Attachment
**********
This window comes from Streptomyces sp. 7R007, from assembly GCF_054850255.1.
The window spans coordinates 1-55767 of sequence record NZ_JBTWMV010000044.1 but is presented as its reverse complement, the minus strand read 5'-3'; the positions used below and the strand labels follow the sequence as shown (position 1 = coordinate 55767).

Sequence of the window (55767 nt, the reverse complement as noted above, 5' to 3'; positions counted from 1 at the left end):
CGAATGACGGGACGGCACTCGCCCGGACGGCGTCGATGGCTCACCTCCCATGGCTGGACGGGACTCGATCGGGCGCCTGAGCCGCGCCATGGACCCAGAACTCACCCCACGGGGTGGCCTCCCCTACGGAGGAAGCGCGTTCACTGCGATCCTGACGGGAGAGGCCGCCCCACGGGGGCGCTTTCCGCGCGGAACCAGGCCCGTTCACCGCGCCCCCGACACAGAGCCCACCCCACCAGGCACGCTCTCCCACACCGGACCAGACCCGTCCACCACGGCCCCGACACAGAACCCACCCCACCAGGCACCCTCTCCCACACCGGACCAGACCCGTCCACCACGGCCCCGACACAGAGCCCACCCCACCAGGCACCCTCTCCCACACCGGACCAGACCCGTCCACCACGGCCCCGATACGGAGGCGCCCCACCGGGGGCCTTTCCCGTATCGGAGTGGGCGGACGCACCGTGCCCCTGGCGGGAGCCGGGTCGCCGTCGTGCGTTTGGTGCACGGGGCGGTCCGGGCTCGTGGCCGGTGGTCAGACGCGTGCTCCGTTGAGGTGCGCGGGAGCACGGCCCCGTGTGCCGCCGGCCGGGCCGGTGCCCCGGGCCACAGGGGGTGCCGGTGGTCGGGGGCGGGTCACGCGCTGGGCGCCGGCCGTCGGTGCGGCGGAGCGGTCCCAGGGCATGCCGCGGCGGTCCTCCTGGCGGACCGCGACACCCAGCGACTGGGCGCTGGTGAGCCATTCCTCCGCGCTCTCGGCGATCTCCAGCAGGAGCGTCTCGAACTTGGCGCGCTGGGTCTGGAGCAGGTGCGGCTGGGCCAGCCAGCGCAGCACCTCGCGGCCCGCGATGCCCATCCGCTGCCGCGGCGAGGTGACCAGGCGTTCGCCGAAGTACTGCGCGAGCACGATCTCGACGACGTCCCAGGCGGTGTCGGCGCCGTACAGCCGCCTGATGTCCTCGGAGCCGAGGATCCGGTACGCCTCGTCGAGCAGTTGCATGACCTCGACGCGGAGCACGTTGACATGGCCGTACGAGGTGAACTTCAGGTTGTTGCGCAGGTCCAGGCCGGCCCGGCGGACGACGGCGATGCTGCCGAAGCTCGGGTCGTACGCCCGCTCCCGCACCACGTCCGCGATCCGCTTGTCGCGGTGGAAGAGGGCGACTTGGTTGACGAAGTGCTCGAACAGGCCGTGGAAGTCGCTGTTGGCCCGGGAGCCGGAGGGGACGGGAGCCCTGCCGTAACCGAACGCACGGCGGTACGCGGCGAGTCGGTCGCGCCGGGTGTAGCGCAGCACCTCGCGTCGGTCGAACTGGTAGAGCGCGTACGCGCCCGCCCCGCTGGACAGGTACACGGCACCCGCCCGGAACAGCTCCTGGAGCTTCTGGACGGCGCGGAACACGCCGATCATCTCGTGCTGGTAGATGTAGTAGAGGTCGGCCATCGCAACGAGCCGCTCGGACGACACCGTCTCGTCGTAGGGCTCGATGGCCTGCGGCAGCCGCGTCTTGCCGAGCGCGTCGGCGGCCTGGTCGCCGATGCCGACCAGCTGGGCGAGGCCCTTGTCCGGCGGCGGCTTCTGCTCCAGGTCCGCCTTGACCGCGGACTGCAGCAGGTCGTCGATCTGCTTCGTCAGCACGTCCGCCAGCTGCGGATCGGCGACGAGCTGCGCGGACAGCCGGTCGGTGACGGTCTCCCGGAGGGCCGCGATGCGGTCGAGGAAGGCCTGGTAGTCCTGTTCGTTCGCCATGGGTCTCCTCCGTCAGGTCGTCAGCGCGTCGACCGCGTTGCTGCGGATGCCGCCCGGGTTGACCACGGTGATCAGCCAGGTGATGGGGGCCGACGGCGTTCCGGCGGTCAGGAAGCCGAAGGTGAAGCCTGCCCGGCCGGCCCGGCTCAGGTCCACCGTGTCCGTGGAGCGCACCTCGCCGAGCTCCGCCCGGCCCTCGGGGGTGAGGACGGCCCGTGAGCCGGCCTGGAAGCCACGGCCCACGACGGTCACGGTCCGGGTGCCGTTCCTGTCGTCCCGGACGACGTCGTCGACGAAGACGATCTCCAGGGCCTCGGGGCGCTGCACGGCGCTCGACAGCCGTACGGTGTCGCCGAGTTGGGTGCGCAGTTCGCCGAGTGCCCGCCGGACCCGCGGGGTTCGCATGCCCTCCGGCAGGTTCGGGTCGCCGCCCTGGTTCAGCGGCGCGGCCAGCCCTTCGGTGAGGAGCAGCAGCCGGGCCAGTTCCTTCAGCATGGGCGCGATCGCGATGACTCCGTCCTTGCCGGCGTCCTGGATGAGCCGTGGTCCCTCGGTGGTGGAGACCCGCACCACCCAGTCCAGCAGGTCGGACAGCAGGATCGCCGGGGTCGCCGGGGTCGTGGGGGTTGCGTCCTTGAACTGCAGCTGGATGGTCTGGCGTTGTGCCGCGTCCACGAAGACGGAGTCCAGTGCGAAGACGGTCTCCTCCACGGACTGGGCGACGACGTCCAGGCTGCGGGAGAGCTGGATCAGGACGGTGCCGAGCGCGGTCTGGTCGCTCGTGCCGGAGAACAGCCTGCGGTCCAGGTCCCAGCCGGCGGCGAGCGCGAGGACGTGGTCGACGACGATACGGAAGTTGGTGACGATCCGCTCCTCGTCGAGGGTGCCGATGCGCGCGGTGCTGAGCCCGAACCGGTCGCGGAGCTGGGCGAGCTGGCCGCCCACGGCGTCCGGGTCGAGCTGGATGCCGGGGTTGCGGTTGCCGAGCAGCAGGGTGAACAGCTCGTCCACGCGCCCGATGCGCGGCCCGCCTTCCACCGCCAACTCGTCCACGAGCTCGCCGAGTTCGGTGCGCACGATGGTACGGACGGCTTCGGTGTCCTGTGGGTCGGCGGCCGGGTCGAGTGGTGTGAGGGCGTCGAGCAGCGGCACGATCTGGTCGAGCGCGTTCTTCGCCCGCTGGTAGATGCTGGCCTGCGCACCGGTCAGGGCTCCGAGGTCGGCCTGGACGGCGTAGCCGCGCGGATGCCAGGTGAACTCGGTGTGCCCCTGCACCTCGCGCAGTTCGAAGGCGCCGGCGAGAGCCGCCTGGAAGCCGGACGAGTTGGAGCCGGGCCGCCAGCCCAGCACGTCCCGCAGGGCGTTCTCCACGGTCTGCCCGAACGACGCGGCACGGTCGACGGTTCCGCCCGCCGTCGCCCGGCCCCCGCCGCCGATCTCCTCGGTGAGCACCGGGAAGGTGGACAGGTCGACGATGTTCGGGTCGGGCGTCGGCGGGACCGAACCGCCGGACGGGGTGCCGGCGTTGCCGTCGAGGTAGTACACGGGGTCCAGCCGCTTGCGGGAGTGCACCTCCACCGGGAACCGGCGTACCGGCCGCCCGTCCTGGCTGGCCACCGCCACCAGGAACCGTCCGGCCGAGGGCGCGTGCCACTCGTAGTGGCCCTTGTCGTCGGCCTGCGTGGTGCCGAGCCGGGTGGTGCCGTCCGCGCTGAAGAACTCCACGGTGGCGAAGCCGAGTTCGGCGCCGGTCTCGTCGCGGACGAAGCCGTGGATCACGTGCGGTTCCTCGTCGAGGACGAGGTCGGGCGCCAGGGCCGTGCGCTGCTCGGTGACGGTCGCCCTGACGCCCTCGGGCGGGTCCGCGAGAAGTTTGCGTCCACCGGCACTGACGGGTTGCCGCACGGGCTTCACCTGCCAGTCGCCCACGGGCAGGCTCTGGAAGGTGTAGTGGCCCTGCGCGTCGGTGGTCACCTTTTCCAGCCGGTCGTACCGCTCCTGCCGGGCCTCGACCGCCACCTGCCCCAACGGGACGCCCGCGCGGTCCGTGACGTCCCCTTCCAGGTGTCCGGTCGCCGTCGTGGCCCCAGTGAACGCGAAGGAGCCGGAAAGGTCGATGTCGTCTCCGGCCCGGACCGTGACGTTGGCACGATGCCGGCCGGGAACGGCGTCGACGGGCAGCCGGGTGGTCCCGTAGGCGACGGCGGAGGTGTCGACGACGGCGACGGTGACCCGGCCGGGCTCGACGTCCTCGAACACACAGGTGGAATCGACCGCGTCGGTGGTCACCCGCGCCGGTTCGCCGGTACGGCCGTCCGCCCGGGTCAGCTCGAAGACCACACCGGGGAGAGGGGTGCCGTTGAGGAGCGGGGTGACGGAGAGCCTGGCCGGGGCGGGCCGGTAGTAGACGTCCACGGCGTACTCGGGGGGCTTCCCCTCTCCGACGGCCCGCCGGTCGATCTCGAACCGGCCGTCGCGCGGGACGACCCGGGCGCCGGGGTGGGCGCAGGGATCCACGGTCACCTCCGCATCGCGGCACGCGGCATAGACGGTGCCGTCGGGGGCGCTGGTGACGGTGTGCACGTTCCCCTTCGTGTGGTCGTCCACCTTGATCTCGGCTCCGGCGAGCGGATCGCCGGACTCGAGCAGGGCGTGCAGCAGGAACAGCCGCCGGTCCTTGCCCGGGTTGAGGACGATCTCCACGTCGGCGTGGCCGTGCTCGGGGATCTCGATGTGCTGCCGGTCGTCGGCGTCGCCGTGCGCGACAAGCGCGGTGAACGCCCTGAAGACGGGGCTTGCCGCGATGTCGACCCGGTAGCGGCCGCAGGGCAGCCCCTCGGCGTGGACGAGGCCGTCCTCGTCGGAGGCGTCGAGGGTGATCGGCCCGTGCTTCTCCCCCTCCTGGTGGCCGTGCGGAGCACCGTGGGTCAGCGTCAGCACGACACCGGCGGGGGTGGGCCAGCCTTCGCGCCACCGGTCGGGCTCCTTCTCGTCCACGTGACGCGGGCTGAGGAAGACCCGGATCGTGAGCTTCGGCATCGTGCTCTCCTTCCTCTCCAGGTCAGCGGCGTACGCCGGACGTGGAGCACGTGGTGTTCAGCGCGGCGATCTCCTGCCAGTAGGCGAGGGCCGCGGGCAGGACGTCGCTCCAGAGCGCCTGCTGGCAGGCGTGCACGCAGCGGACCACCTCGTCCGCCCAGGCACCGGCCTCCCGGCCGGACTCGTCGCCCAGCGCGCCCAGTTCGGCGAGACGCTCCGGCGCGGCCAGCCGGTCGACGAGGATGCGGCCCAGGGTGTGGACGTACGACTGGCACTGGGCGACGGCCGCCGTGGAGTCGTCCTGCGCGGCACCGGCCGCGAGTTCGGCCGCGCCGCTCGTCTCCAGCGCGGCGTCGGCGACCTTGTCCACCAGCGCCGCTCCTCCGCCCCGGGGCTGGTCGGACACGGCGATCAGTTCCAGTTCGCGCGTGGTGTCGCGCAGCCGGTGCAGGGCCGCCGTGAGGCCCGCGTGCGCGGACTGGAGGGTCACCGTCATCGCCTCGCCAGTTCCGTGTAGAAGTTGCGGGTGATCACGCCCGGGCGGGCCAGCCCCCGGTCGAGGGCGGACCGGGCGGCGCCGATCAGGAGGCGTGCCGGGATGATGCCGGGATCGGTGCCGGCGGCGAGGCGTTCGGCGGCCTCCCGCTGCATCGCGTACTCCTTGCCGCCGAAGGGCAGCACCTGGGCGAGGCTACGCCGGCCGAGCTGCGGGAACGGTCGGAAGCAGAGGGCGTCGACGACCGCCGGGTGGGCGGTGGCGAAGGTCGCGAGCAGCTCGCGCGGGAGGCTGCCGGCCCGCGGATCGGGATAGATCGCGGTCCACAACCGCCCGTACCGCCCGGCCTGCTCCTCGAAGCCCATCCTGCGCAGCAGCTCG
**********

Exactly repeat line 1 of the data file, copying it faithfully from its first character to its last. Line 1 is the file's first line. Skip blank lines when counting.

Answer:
This window comes from Streptomyces sp. 7R007, from assembly GCF_054850255.1.